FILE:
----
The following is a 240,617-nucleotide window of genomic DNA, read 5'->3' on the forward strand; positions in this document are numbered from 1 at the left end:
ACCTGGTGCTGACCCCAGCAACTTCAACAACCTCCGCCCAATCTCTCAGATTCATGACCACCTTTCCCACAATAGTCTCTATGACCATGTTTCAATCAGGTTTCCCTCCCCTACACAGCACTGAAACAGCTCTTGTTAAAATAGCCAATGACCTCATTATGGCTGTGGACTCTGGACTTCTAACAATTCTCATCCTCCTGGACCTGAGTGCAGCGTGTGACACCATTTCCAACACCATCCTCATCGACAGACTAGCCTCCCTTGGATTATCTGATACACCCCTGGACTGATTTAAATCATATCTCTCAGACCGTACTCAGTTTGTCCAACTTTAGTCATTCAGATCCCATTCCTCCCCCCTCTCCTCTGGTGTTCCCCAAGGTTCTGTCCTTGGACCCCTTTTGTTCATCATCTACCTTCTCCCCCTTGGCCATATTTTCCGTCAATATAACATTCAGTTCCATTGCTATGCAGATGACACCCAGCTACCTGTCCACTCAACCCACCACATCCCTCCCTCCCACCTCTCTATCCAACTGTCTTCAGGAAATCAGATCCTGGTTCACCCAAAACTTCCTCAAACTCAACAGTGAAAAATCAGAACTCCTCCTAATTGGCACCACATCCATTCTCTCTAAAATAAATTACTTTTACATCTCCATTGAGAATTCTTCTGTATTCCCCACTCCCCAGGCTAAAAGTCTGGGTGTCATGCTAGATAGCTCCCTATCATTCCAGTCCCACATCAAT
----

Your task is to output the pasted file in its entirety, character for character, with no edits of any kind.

The following is a 240,617-nucleotide window of genomic DNA, read 5'->3' on the forward strand; positions in this document are numbered from 1 at the left end:
ACCTGGTGCTGACCCCAGCAACTTCAACAACCTCCGCCCAATCTCTCAGATTCATGACCACCTTTCCCACAATAGTCTCTATGACCATGTTTCAATCAGGTTTCCCTCCCCTACACAGCACTGAAACAGCTCTTGTTAAAATAGCCAATGACCTCATTATGGCTGTGGACTCTGGACTTCTAACAATTCTCATCCTCCTGGACCTGAGTGCAGCGTGTGACACCATTTCCAACACCATCCTCATCGACAGACTAGCCTCCCTTGGATTATCTGATACACCCCTGGACTGATTTAAATCATATCTCTCAGACCGTACTCAGTTTGTCCAACTTTAGTCATTCAGATCCCATTCCTCCCCCCTCTCCTCTGGTGTTCCCCAAGGTTCTGTCCTTGGACCCCTTTTGTTCATCATCTACCTTCTCCCCCTTGGCCATATTTTCCGTCAATATAACATTCAGTTCCATTGCTATGCAGATGACACCCAGCTACCTGTCCACTCAACCCACCACATCCCTCCCTCCCACCTCTCTATCCAACTGTCTTCAGGAAATCAGATCCTGGTTCACCCAAAACTTCCTCAAACTCAACAGTGAAAAATCAGAACTCCTCCTAATTGGCACCACATCCATTCTCTCTAAAATAAATTACTTTTACATCTCCATTGAGAATTCTTCTGTATTCCCCACTCCCCAGGCTAAAAGTCTGGGTGTCATGCTAGATAGCTCCCTATCATTCCAGTCCCACATCAAT